On September 27, Canada, which appeared to be the only Allied power to not have a national Holocaust memorial, unveiled its first monument dedicated to the victims of Nazi Germany. However, while the commemorative plaque on the gray concrete monument was in the shape of a Star of David in a nod to Hitler's Jewish victims, it didn't mention them by name, instead simply commemorating the millions of those murdered in the genocide and honoring the survivors.
Prime Minister Justin Trudeau delivered a speech at the unveiling of the monument, reaffirming Canada's "unshakeable commitment to fight anti-Semitism, racism, xenophobia and discrimination in all its forms," and paying tribute to "those who experienced the worst of humanity."
MPs and senators of the opposition Conservative Party, however, were quick to jump at the absence of a reference to Jewish people or anti-Semitism on the monument, labeling it a "profoundly obvious omission."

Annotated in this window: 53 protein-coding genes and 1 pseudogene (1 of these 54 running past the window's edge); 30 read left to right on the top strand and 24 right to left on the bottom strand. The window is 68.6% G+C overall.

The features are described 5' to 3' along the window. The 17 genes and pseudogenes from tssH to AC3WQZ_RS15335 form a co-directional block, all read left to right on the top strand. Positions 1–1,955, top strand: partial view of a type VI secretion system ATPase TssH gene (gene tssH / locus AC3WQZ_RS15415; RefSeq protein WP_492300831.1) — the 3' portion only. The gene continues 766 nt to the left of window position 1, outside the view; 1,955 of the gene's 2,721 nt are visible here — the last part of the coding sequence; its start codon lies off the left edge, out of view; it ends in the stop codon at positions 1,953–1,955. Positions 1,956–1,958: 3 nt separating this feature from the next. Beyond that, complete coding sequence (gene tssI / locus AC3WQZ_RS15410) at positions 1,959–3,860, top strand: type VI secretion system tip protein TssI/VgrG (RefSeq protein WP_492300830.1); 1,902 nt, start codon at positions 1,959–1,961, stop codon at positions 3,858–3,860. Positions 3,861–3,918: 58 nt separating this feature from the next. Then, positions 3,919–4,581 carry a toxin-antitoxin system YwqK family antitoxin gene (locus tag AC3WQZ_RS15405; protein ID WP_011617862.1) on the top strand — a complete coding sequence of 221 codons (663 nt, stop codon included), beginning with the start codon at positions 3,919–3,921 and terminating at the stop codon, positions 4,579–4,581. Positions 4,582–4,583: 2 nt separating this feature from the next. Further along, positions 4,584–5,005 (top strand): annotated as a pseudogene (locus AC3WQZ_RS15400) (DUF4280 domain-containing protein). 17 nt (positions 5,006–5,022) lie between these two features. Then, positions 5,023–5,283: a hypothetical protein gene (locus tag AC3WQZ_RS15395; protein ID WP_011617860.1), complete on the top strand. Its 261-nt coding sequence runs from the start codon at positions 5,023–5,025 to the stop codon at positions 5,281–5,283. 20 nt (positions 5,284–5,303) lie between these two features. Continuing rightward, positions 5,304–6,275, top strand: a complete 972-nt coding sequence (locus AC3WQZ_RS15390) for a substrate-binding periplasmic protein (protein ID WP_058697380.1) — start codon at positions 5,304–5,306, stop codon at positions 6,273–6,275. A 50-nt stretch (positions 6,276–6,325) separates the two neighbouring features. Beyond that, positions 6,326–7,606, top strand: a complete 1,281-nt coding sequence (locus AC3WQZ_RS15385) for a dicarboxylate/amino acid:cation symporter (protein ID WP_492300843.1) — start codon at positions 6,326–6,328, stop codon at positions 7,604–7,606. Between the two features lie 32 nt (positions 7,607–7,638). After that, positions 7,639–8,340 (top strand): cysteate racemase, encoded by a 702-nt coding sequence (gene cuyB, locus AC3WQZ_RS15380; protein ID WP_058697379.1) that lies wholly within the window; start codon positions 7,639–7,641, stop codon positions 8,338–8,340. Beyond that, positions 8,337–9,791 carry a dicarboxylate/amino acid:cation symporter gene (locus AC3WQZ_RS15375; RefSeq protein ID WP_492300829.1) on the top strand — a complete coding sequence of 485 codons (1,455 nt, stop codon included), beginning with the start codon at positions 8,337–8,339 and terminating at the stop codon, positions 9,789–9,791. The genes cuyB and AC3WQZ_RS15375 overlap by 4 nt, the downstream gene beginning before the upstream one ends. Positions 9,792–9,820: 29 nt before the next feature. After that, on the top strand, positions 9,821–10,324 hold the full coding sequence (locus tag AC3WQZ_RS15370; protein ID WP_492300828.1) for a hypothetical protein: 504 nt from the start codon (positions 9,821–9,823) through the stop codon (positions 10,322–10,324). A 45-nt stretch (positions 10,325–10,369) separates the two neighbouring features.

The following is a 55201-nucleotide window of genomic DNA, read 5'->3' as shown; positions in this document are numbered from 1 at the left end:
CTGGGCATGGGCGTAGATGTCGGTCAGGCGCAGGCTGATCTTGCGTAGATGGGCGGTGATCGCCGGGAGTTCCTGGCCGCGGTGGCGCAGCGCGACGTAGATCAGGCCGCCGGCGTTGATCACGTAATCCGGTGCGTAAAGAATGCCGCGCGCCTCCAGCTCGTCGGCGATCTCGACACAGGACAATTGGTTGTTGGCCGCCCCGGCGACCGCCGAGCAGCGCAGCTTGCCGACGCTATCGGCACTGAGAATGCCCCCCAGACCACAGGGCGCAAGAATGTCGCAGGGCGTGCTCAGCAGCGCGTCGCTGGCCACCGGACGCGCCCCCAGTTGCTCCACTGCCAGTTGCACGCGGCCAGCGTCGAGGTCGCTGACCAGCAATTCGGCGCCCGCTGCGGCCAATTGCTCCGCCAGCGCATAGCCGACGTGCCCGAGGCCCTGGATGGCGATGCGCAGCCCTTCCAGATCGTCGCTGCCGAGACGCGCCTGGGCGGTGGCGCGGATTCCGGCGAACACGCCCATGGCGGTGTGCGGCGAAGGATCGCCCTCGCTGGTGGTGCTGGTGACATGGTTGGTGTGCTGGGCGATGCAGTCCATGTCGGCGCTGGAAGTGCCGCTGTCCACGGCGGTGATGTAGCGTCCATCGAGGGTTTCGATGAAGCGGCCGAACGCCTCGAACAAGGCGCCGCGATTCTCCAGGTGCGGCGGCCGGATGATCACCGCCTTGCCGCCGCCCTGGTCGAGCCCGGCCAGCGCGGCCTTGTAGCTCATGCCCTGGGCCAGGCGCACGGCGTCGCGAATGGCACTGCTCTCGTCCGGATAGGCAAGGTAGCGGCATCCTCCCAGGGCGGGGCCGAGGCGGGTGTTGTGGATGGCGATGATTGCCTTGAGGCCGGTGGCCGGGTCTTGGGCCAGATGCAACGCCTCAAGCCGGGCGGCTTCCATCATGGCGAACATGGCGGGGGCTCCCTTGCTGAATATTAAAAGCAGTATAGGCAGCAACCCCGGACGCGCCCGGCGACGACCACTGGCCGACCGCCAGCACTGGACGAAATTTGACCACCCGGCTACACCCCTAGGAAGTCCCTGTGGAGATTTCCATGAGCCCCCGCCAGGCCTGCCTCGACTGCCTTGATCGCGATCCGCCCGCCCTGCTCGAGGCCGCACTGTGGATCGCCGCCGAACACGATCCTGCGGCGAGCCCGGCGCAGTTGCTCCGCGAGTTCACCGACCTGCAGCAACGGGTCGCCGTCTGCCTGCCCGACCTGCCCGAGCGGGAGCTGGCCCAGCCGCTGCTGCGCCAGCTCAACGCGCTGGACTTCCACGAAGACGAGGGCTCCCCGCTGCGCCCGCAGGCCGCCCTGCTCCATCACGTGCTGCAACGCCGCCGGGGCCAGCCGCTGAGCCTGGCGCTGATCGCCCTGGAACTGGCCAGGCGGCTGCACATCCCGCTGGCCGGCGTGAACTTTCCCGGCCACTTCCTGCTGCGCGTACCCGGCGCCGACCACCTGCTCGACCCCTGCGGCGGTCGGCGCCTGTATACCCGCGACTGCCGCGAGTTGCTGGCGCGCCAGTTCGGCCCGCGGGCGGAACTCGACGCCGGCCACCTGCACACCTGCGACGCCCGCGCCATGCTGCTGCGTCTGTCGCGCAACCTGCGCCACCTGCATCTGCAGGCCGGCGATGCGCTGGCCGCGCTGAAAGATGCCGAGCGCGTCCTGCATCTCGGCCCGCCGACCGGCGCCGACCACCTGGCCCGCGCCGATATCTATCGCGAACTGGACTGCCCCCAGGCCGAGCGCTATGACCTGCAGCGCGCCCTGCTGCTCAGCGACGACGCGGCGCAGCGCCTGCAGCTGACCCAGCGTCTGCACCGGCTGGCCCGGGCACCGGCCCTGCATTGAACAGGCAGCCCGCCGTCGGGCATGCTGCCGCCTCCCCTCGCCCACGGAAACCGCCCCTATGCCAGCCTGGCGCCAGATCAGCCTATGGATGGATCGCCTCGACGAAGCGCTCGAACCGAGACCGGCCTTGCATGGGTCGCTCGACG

While the Nazi ideologically was obsessively concerned with the extermination of Europe's Jews which culminated in the infamous 'final solution', they were not its only victims unrelated to the conquest of Europe and Northern Africa. Hitler's non-Jewish victims included Slavs and political enemies such as trade unionists and leftists, as well as Freemasons, homosexuals, Romani, Jehovah's Witnesses and the disabled.
The concerns of the politician were later addressed by the country's Heritage Minister.
"The National Holocaust monument commemorates the six million Jews as well as the five million other victims that were murdered during the Holocaust," said Mélanie Joly.
"The plaque has been removed and we will replace it with language that reflects the horrors experienced by the Jewish people," she promised.